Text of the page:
Future Simple vs. Future Perfect

There are similarities and differences between future simple and future perfect, which might cause confusion. To learn more, click here!

What is Their Main Difference?

Future simple tense tends to appear when we are talking about decisions that we made, while future perfect tense guesses the time of the completion of events.

Uses and Comparison

1. Making Decisions

When we want to talk about decisions that we make for the future, we use the future simple tense.

I won't help her.

Here, we are talking about a decision in the future.

I won't have helped her.

Here, we are talking about having regrets and not making decisions.

We will visit our parents.

He we are talking about a premade plan.

We will have visited our parents.

Here, we are not talking about a decision.

2. Future Events

Both tenses tend to describe future actions but they express different actions and events.

She will finish the task.

She will have finished the task.

I will call her.

I will have called her.

3. Completion of Actions

We use future perfect tense to talk about forecasts of actions or events. We tend to guess the time of the completion of events and actions.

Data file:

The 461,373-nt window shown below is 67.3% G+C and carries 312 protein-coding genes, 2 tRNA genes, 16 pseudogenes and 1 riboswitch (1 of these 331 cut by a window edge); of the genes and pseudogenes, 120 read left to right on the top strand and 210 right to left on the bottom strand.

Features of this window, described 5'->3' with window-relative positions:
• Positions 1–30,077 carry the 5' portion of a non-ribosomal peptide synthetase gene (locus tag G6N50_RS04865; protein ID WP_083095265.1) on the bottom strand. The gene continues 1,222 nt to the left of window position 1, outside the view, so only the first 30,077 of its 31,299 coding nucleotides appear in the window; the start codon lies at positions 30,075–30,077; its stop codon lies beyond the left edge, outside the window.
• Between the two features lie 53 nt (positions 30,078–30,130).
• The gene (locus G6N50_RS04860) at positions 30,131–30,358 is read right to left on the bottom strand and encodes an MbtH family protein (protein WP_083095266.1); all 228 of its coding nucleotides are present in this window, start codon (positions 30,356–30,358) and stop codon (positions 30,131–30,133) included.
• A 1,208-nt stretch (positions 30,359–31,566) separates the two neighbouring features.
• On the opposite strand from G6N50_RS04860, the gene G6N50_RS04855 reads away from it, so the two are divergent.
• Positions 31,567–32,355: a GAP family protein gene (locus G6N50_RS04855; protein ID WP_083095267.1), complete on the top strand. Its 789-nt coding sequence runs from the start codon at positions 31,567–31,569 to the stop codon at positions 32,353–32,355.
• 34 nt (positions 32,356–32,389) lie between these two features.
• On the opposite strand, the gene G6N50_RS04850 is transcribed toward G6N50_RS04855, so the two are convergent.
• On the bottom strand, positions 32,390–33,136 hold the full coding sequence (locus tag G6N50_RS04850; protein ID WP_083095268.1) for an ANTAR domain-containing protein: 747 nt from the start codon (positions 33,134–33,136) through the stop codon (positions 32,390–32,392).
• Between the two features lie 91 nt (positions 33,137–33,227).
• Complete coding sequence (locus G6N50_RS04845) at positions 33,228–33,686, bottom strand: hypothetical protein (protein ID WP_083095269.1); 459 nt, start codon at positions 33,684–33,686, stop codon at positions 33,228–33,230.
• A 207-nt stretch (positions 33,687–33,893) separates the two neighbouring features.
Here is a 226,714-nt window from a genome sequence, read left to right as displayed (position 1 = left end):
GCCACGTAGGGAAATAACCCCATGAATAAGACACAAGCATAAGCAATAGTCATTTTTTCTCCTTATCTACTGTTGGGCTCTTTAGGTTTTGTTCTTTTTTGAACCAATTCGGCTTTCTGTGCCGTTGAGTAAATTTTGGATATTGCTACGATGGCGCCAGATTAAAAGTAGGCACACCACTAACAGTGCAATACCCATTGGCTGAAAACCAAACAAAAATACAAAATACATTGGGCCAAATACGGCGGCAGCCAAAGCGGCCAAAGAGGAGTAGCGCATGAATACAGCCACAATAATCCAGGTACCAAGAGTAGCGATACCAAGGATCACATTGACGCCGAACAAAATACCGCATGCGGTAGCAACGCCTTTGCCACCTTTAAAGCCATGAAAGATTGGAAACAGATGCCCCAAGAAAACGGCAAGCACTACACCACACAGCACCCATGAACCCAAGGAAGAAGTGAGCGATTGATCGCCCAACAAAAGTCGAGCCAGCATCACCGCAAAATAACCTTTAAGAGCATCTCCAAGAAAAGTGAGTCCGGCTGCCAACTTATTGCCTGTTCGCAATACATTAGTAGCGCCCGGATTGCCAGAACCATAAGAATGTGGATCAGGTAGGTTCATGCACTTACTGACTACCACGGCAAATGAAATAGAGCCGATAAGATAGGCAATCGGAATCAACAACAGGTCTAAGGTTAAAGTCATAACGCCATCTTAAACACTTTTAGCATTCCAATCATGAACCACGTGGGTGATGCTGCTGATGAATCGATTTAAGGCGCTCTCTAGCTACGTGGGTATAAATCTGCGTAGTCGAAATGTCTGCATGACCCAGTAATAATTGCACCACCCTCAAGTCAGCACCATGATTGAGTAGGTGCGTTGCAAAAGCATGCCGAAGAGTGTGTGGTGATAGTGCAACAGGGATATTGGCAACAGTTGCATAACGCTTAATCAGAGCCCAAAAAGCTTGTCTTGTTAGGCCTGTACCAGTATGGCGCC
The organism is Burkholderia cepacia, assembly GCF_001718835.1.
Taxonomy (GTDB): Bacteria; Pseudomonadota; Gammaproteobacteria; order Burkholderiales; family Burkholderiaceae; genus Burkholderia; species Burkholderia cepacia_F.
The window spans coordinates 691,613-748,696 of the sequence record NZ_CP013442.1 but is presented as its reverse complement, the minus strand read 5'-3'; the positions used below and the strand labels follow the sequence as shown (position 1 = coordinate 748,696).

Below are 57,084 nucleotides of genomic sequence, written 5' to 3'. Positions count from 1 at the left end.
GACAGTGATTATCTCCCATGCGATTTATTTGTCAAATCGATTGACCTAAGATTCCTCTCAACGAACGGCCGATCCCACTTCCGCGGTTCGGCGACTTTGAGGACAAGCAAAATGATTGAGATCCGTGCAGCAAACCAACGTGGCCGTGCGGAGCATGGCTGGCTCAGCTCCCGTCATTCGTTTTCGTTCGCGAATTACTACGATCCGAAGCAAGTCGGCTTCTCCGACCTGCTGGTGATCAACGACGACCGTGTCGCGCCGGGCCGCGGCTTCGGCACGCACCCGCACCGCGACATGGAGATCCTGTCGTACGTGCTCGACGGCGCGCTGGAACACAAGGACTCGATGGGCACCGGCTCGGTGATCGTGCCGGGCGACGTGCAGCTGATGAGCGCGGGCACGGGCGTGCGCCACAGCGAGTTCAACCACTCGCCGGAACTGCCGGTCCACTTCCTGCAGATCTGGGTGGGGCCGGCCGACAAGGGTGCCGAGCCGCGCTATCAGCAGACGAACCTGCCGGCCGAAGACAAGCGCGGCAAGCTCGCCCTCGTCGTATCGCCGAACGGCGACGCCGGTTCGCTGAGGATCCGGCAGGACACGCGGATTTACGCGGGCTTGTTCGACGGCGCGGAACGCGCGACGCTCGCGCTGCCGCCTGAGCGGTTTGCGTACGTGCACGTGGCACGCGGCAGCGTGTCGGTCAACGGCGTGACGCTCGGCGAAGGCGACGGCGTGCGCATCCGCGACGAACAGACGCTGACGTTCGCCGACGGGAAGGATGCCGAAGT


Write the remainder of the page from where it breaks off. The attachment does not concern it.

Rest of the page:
By next Thursday, I will have finished my homework.

Here, we are talking about the completion of events.

By next Thursday, I will finish my homework.

Here, we are talking about future plans.

I will have graduated by next year.

Here, we are talking about the completion of an event.

I will graduate by next year.

Here, we are talking a certain future action and not the completion of an event.

4. Order of Events

The future perfect tense can be used as a comparative tense. This means that we use this tense to compare events and actions to predict which one will end sooner.

We will have arrived by the time she finishes.

Here we are talking about the order of events.

We will arrive by the time she finishes.

Here we are not talking about order of events but rather naming them.

She will eat by the time he gets home.

Here we are talking about order of events and guessing which will end sooner.

She will have eaten by the time he gets home.

Here, we are naming events.

Structure

Now that we tackled the uses and comparison, we will talk about the structure of the two verb tenses.

1. Future Simple Tense

In order to create this tense, we tend to add 'will' to the subject at the beginning of the sentence, then the base form of the main verb. Have a look:

I will take her home.

We will give you a lift.

2. Future Perfect Tense

The future perfect tense tends to follow a certain pattern:

Subject + will + have + past participle

In this pattern, we have the auxiliary verbs 'will,' or 'have' followed by the past participle of the main verb.

She will have been here by midnight.

I will have met her sooner.

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